When the new compound was injected an hour after the simulation of a stroke, the authors observed about a 70 percent reduction in the severity of the observed stroke damage. The results were even more striking with pretreatment. The authors conclude that using molecules like the ones they made will help researchers dissect the mechanism underlying H2S-mediated neuronal damage and will serve as an important starting point for the development of even more drug-like compounds that act in a similar manner.
Materials provided by American Chemical Society. Note: Content may be edited for style and length.
- Christopher D. McCune, Su Jing Chan, Matthew L. Beio, Weijun Shen, Woo Jin Chung, Laura M. Szczesniak, Chou Chai, Shu Qing Koh, Peter T.-H. Wong, David B. Berkowitz. “Zipped Synthesis” by Cross-Metathesis Provides a Cystathionine β-Synthase Inhibitor that Attenuates Cellular H2S Levels and Reduces Neuronal Infarction in a Rat Ischemic Stroke Model. ACS Central Science, 2016; DOI: 10.1021/acscentsci.6b00019
C)Paralyzed patient feels sensation again
April 10, 2018Source:California Institute of Technology
Summary:Using a tiny array of electrodes implanted in the brain’s somatosensory cortex, scientists have induced sensations of touch and movement in the hand and arm of a paralyzed man.
For the first time, scientists at Caltech have induced natural sensations in the arm of a paralyzed man by stimulating a certain region of the brain with a tiny array of electrodes. The patient has a high-level spinal cord lesion and, besides not being able to move his limbs, also cannot feel them. The work could one day allow paralyzed people using prosthetic limbs to feel physical feedback from sensors placed on these devices.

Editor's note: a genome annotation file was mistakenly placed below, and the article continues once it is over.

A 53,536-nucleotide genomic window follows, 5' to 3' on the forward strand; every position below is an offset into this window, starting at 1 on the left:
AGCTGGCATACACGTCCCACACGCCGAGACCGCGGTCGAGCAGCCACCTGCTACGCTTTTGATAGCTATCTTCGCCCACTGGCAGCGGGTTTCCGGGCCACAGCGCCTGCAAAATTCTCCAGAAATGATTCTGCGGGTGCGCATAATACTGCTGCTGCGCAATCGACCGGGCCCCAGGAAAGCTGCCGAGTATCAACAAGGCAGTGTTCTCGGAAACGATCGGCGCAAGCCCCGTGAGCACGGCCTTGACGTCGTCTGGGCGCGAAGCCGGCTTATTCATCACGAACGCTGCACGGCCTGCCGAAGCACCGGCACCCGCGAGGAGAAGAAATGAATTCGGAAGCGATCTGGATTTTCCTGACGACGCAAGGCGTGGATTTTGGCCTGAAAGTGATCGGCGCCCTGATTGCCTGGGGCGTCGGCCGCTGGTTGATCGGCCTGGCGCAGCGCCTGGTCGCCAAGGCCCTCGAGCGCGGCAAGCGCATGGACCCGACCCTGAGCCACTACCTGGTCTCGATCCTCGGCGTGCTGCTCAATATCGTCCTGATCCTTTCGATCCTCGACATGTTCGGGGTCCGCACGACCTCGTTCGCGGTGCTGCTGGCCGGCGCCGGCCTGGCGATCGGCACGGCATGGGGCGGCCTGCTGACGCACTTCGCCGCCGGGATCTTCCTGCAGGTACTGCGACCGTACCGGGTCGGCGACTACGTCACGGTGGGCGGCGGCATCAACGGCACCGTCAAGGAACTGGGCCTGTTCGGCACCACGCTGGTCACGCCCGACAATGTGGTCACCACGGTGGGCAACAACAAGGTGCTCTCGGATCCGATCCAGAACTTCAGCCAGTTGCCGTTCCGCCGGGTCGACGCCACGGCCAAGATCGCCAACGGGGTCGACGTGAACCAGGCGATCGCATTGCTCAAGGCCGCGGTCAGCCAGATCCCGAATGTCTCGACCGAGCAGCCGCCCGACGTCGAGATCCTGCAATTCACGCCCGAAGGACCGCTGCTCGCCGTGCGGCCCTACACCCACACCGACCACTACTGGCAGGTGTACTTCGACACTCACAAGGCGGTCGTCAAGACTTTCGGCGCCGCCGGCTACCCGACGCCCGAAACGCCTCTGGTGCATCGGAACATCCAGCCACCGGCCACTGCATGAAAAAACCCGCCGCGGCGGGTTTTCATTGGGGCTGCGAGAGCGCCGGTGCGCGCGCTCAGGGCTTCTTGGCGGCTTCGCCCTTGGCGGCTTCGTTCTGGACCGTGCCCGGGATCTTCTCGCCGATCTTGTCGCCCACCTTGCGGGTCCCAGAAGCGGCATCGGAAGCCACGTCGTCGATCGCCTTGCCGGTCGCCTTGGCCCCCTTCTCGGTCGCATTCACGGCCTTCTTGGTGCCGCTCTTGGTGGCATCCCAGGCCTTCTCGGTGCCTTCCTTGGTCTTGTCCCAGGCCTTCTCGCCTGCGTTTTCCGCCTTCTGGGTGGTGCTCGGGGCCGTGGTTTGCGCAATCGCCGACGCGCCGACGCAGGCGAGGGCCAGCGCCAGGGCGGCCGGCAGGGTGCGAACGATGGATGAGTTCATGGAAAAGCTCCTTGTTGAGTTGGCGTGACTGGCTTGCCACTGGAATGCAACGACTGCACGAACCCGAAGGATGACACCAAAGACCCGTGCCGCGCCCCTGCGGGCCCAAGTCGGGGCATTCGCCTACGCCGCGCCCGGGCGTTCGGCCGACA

The research was done in the laboratory of Richard Andersen, James G. Boswell Professor of Neuroscience, T&C Chen Brain-Machine Interface Center Leadership Chair, and director of the T&C Chen Brain-Machine Interface Center. A paper describing the work appears in the April 10 issue of the journal eLife.
The somatosensory cortex is a strip of brain that governs bodily sensations, both proprioceptive sensations (sensations of movement or the body’s position in space) and cutaneous sensations (those of pressure, vibration, touch, and the like). Previous to the new work, neural implants targeting similar brain areas predominantly produced sensations such as tingling or buzzing in the hand. The Andersen lab’s implant is able to produce much more natural sensation via intracortical stimulation, akin to sensations experienced by the patient prior to his injury.